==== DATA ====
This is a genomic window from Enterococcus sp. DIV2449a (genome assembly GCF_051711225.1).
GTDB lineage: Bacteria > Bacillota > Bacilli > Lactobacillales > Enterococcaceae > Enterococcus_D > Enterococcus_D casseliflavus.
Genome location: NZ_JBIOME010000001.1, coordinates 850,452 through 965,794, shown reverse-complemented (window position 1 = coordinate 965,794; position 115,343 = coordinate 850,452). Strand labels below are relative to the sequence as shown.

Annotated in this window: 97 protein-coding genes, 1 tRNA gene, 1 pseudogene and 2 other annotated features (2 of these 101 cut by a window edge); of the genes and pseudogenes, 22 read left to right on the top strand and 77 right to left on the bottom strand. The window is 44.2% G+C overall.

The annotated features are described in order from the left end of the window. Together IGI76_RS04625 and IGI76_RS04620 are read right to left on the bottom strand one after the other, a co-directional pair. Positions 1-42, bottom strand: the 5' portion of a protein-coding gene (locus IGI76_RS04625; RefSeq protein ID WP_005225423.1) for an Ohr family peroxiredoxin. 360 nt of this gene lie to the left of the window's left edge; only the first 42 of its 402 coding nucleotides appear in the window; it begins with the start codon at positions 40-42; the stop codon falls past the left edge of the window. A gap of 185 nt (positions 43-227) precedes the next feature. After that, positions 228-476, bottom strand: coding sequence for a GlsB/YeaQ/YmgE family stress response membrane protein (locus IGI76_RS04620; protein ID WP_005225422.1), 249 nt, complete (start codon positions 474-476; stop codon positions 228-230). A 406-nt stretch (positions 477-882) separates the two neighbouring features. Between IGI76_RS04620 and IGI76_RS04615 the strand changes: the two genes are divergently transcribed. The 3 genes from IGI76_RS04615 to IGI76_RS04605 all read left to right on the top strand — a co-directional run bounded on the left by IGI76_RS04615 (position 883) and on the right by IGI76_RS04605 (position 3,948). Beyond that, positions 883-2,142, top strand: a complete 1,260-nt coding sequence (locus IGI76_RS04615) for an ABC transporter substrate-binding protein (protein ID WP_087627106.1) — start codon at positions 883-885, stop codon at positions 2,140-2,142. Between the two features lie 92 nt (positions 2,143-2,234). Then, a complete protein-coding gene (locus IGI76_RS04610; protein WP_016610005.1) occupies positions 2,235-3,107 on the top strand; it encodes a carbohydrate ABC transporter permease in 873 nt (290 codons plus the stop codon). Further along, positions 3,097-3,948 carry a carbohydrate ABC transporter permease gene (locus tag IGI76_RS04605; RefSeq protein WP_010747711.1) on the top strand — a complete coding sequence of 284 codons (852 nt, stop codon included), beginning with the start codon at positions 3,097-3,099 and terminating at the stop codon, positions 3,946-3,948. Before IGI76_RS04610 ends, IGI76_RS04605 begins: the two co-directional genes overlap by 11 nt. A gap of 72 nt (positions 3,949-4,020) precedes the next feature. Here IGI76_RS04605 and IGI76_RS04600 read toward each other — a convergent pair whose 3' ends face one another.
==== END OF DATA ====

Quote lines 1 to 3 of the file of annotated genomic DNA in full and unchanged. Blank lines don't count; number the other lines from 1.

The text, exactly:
This is a genomic window from Enterococcus sp. DIV2449a (genome assembly GCF_051711225.1).
GTDB lineage: Bacteria > Bacillota > Bacilli > Lactobacillales > Enterococcaceae > Enterococcus_D > Enterococcus_D casseliflavus.
Genome location: NZ_JBIOME010000001.1, coordinates 850,452 through 965,794, shown reverse-complemented (window position 1 = coordinate 965,794; position 115,343 = coordinate 850,452). Strand labels below are relative to the sequence as shown.